Curiosity and the MetOp-ed
The anticipation grows at the Metropolitan Opera; their negotiation period has been extended by 72hrs as of last night, in the hopes that the Met management and their union workers can do some math and share some hugs. I can’t shake the feeling that the Met is hindered from making a respectful decision about the state of their company’s books because of that pesky ego factor. The face of grandeur has been a long-standing staple at the Met, from the red-carpeted, Swarovsky-chandeliered lobby, to the very sights and sounds coming from the stage. It certainly is one-of-a-kind, that Met.
The concept of grandeur definitely appeals to the Met management, as well as to the steady audience members that return over multiple seasons, and even donate their cash to keeping it alive and “well”. But considering that the Met, like almost all other North American opera companies, are seeking out a new, younger audience, they’ve made a fairly large oversight. Not everyone wants to do work for their entertainment. I’m not even talking about reading up on the complicated plots of Le nozze di Figaro or Le comte d’Ory. I’m talking about opera-goers who feel obligated to dress up, sit silently in their seat, and pay a good chunk of cash to do so.
For many people, these things simply do not outweigh the value of the show they saw that night. It’s just not fun. And perhaps plenty of those folk are just not that into opera. Fair. But so many more of them are definitely into live entertainment. I get the sense that plenty of Met management (and donors, let’s be honest) feel that if the public is unwilling to see an opera in its original language (albeit performed by spectacular singers and players), in a dark theatre from a far distance, then the Met does not want that public’s business. To put it in my most sarcastic way: those who don’t want to wear uncomfortable pants for hours, furiously reading surtitles and stifling yawns from the darkness and plush seats, aren’t cut out for the opera. What garbage. Opera wouldn’t have gotten past Monteverdi if people had been forced to “enjoy” it only à-la-Met.
I’m not trying to say that the Met is outdated. It is what it is, and that’s big, famous, and perhaps the best. I’ve personally had as many feasts of my eyes and ears as I have had squirming nights of out-of-tune singing and stage-by-numbers productions of La bohème. It’s an experience, but it’s not the best by default, at least not anymore.
I’ve written about similar #operaproblems before. I think that the reluctance towards performing an opera in a smaller theatre, perhaps in the audience’s native language, comes from a misunderstanding of the general reception of a great piece of opera. I’m the first person to drool over the significance of Verdi’s harmonic changes on specific Italian syllables, and friends of mine swoon like enraptured nerds over the Tristan chord. If you’re really into Mozart, reading the scores of accompagnato recits are like eavesdropping on that character’s therapy session. These things are awesome. But they will be missed by most. It’s the job of the director, conductor, singers, players, etc., to show an audience what these devices all mean.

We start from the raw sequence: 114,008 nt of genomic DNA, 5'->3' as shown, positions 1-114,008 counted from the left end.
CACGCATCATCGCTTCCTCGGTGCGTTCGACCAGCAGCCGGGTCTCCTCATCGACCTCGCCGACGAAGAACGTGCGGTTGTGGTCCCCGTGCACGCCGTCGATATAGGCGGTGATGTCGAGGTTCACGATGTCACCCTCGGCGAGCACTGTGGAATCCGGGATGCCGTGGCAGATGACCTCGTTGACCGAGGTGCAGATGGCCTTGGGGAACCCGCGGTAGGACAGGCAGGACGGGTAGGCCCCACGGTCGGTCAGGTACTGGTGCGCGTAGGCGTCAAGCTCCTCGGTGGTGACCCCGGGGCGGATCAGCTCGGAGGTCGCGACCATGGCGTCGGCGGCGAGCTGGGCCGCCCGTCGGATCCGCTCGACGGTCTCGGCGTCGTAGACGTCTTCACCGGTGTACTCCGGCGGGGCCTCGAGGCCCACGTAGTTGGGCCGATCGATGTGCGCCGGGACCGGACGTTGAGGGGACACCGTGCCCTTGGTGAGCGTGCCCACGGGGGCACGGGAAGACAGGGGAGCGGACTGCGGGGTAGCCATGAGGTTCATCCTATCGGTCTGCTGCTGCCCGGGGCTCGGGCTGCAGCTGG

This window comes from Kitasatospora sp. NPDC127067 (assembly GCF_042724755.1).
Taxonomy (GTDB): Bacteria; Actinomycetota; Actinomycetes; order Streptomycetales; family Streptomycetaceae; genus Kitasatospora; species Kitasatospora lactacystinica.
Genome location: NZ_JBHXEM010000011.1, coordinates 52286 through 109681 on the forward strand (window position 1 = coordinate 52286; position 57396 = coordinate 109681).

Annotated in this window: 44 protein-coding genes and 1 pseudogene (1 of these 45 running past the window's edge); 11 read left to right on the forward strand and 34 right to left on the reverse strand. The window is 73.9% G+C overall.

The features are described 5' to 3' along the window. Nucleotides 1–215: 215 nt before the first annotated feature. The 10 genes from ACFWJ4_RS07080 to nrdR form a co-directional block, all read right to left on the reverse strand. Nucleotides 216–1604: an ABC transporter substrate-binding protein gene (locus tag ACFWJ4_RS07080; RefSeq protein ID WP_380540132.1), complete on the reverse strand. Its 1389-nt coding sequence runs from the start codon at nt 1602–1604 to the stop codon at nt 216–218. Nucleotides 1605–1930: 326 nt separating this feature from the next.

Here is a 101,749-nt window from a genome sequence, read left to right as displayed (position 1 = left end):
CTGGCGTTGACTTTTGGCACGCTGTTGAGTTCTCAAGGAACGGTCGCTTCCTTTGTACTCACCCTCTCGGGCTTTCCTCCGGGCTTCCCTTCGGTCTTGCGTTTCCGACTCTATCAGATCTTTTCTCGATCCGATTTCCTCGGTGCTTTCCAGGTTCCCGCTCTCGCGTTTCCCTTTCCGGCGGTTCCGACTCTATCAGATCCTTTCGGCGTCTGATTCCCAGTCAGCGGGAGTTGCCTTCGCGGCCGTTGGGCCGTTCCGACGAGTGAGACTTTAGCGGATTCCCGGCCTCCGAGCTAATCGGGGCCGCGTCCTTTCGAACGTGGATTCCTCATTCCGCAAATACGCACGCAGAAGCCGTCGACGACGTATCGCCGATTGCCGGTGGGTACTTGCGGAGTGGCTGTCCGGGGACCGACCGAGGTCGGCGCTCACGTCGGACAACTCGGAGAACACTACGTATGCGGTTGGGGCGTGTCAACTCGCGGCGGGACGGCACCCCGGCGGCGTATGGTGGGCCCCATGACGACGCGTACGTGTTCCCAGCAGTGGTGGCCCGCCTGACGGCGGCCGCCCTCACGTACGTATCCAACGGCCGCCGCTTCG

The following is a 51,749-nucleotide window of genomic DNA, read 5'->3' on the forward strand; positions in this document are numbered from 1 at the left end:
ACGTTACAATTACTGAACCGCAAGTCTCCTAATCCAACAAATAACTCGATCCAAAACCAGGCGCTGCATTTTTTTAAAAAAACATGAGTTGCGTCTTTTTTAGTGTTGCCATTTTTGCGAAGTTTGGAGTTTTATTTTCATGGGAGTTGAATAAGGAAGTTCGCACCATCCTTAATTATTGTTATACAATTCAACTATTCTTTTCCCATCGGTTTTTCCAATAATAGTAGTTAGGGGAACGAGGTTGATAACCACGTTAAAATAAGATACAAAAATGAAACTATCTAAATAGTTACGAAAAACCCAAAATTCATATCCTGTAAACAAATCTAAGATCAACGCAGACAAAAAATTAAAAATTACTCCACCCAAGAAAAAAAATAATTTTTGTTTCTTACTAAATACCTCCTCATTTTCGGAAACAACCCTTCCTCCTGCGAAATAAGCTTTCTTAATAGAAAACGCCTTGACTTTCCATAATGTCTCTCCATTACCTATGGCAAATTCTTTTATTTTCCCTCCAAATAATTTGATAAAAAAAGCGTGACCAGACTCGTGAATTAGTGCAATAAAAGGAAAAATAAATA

When black box theatre became a thing in the 60s and 70s, it might have looked cheap and lame to theatre folks. It no longer has that connotation, and opera has already started to adopt the benefits of a black box version of the genre. In a piece about Against the Grain Theatre’s #UncleJohn, Stephen Hunt at the Calgary Herald put it well: “If food can get slower (and better), if pop culture can shatter into a million different (interesting) microcultures, then Joel Ivany wants to know why can’t opera get smaller, without sacrificing any of its gorgeous sound and thunderous emotion?”
It’s a good question. Some of the most awestruck feedback I’ve gotten from people raving about opera singers has been after gigs that I considered “no big deal” in scale: cocktail parties, school tours, flashmobs, impromptu aria nights at restaurants with pianos in them. Singing really is something to admire, and we all agree that scaling down will never mean sacrificing great voices.
It’s worth considering that watching live theatre at a large distance might not be much different from what those same audiences can get from a big-screen TV. We can watch the BBC Proms, catch the HD broadcasts from the Met, and cheer for Renée at the Superbowl without having to be physically there. A grand theatre with a large distance between audience and performer is almost on par in affect with these televised options. The spectacle that’s left to offer (and was offered first, to be clear) is proximity. It satisfies what people really all have in common: curiosity.
Is she really making that sound with no microphone? Look at her breathe! She literally expands! Wow, look at that sweat. It must be so hard to do that!
The impression that great singers make in close quarters can’t be replicated. Audience members can see the work, the skill that goes into a singer’s craft. They can even see the glances a singer may give towards a conductor (be they panicked glances or not), giving them a first-hand look at how this art is pulled off.
Human curiosity should be to opera companies what human insecurity is to the beauty product industry. We all want to snoop, take behind-the-scenes tours, figure out how that magician created that cool illusion. Hell, even I often prefer to watch a show from backstage. It’s special, and unique. Paring down opera to a black box scale, or at least out of the expensive theatre may seem like a cheap Plan B, but you’ll never lose an audience by placing them smack dab in the middle of the art. Why separate when you can combine? Why go broke over grandeur? And what a way to demand top-notch creativity from the artists? With no place to hide, you’re left with honesty. Humans love that, even in their imaginary worlds.